00 deg 54'S
Longitude: 91 deg 41W
Wind Direction: SE
Wind Speed: 22 Knots
Sea State 4
Swell(s) Height: 4-6 Foot
Sea Temperature: 59°F (15°C)
Barometric Pressure: 1013.0 MB
Visibility: 12 Nautical Miles
Eggs and potatoes
Bacon, ham and sausage
(Dried cereal is always available in the pantry)
OJ in a bucket
Turkey, ham, roastbeef and cheese sandwiches
Chili and rice
Peas and carrots
Orange Roughy fish
September 13, 2001
by Christina Reed
For the past two weeks we have dredged, dragged, hefted and hoisted
lava from the seafloor around Fernandina and Isabela. Lovely,
black, shiny rocks, glittering with green-yellow and white
crystals: olivine and plagioclase - the most common minerals
in the ocean crust. Some of the lava flows have a glassy surface.
Others are bulbous blobs molded into shapes showing how the
magma moved as it erupted from the seafloor.
Weve pulled them from the dredge, whacked them with hammers, chipped
them to little bits, and sawed them in thick slabs and tucked
them away in bags and buckets.
We are thriving amongst rocks. We are in a
word: rupicolous. (Pronounced: roo-pick-o-lus.) No kidding...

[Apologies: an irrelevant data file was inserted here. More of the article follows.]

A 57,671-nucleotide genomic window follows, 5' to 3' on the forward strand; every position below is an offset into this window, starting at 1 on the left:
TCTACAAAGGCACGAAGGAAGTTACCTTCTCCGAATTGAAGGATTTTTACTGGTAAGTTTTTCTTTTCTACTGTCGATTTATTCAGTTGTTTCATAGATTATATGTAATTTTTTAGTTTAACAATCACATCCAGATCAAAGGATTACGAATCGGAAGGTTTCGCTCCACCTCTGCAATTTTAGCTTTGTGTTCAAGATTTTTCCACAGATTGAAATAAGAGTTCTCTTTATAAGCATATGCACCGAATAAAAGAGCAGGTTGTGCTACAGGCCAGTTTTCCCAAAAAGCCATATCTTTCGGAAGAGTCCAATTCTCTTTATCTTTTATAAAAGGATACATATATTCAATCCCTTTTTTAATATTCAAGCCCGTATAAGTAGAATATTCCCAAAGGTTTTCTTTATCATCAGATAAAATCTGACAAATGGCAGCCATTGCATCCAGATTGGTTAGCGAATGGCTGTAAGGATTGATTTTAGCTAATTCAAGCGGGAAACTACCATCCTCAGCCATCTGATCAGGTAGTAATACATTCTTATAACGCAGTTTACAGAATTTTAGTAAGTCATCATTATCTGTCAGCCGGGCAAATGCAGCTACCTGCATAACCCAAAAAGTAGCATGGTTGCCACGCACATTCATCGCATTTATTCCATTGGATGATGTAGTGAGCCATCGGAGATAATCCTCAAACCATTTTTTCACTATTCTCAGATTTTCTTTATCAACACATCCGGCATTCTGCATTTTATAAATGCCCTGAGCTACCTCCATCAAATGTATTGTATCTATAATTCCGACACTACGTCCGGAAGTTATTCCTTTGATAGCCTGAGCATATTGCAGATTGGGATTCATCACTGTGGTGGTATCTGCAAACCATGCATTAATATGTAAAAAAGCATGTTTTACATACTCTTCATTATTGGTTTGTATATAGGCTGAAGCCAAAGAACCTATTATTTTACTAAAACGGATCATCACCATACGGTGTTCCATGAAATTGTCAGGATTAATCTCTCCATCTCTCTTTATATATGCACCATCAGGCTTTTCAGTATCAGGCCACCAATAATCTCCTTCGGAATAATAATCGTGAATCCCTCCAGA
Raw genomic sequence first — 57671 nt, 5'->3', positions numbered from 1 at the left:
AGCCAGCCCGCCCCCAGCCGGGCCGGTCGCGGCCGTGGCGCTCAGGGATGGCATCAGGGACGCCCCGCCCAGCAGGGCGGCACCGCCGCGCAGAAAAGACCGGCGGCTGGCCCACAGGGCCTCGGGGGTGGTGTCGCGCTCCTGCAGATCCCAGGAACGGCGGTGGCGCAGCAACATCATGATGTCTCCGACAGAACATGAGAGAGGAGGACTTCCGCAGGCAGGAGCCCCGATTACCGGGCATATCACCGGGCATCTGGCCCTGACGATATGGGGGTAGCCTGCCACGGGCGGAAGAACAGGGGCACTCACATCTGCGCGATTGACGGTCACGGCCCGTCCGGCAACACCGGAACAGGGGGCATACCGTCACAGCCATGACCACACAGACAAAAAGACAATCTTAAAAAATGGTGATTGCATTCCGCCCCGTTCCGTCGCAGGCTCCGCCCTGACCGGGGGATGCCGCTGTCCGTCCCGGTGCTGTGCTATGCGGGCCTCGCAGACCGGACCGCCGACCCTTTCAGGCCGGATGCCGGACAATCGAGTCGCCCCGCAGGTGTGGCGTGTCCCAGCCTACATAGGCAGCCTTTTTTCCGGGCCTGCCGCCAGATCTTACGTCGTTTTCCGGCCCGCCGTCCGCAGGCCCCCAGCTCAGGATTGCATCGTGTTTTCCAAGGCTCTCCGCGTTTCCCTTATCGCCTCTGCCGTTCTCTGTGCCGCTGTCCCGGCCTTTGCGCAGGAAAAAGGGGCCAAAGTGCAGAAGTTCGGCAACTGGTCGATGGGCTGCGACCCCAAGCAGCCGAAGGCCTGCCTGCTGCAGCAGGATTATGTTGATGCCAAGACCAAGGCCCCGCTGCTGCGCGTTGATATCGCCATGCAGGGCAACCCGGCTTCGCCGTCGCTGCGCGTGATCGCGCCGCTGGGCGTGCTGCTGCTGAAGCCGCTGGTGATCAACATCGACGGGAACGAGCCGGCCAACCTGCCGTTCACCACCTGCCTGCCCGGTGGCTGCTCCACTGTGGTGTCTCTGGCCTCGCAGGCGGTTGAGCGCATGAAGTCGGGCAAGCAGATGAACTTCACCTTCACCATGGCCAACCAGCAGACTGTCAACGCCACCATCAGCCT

that's a real word and it fits us perfectly out here on RV Revelle.
Every four to five hours, even at night, the dredge comes up from the
seafloor filled with treasures. Mostly, we find rock treasures. But sometimes,
especially in the shallower areas, we get animals, too. Rhian Waller
and Kate Buckman, our resident biologists, are thrilled with some of
We have three different species of brittle
stars and nine individuals, two sea stars and a fan worm, which
lives specifically on rocks. We also have some non-rock thriving
We have jelly balls! Rhian says. I've only seen them in pictures
before. Tiny little balls of jelly, they are really small animals called
ctenophores, which are related to the jellyfish and swim in the ocean currents. You
can tell each species by the pattern of bioluminescence they show.
Today we pulled up 12 giant, thick-skinned
anemones called Phelliactis robusta. Its a cosmopolitan anemone found in both the Atlantic and the Pacific Oceans
that lives in the sediment. Kate was over the moon when she saw them, Rhian
says. She and Kate are careful to preserve and catalogue our biological critters
so they can be carefully studied back at the lab.
In a couple of weeks, our rocks will find new
homes amongst the collections of various scientists. The largest
samples of pillow basalts will help provide material for many
researchers to come, so they can be rupicolous, too!
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